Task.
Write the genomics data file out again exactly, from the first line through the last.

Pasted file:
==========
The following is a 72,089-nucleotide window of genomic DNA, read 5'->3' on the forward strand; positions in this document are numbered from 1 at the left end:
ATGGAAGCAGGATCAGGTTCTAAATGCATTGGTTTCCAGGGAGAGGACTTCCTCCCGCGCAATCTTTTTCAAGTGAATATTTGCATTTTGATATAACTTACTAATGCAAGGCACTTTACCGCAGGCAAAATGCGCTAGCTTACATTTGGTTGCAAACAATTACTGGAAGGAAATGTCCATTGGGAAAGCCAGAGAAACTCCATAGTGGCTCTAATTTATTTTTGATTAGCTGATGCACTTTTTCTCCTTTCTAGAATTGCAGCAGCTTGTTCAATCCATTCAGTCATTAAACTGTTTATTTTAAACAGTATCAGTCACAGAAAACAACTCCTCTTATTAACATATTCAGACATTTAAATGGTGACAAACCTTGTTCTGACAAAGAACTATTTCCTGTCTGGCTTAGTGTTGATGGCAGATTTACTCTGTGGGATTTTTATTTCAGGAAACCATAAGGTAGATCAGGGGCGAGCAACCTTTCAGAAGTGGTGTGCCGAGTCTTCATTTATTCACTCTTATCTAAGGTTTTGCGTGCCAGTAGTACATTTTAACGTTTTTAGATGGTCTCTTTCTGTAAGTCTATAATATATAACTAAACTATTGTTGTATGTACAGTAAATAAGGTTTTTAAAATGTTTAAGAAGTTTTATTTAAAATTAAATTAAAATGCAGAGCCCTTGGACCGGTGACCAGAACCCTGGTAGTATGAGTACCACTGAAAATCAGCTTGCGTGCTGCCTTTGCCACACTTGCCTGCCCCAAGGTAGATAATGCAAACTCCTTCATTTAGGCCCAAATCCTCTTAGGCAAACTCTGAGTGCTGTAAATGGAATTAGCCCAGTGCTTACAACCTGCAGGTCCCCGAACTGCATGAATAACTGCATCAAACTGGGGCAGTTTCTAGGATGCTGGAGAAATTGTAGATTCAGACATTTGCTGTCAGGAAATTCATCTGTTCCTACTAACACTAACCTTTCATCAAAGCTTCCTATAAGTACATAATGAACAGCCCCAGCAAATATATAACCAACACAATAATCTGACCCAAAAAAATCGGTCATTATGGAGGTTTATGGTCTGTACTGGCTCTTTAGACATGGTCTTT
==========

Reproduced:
The following is a 72,089-nucleotide window of genomic DNA, read 5'->3' on the forward strand; positions in this document are numbered from 1 at the left end:
ATGGAAGCAGGATCAGGTTCTAAATGCATTGGTTTCCAGGGAGAGGACTTCCTCCCGCGCAATCTTTTTCAAGTGAATATTTGCATTTTGATATAACTTACTAATGCAAGGCACTTTACCGCAGGCAAAATGCGCTAGCTTACATTTGGTTGCAAACAATTACTGGAAGGAAATGTCCATTGGGAAAGCCAGAGAAACTCCATAGTGGCTCTAATTTATTTTTGATTAGCTGATGCACTTTTTCTCCTTTCTAGAATTGCAGCAGCTTGTTCAATCCATTCAGTCATTAAACTGTTTATTTTAAACAGTATCAGTCACAGAAAACAACTCCTCTTATTAACATATTCAGACATTTAAATGGTGACAAACCTTGTTCTGACAAAGAACTATTTCCTGTCTGGCTTAGTGTTGATGGCAGATTTACTCTGTGGGATTTTTATTTCAGGAAACCATAAGGTAGATCAGGGGCGAGCAACCTTTCAGAAGTGGTGTGCCGAGTCTTCATTTATTCACTCTTATCTAAGGTTTTGCGTGCCAGTAGTACATTTTAACGTTTTTAGATGGTCTCTTTCTGTAAGTCTATAATATATAACTAAACTATTGTTGTATGTACAGTAAATAAGGTTTTTAAAATGTTTAAGAAGTTTTATTTAAAATTAAATTAAAATGCAGAGCCCTTGGACCGGTGACCAGAACCCTGGTAGTATGAGTACCACTGAAAATCAGCTTGCGTGCTGCCTTTGCCACACTTGCCTGCCCCAAGGTAGATAATGCAAACTCCTTCATTTAGGCCCAAATCCTCTTAGGCAAACTCTGAGTGCTGTAAATGGAATTAGCCCAGTGCTTACAACCTGCAGGTCCCCGAACTGCATGAATAACTGCATCAAACTGGGGCAGTTTCTAGGATGCTGGAGAAATTGTAGATTCAGACATTTGCTGTCAGGAAATTCATCTGTTCCTACTAACACTAACCTTTCATCAAAGCTTCCTATAAGTACATAATGAACAGCCCCAGCAAATATATAACCAACACAATAATCTGACCCAAAAAAATCGGTCATTATGGAGGTTTATGGTCTGTACTGGCTCTTTAGACATGGTCTTT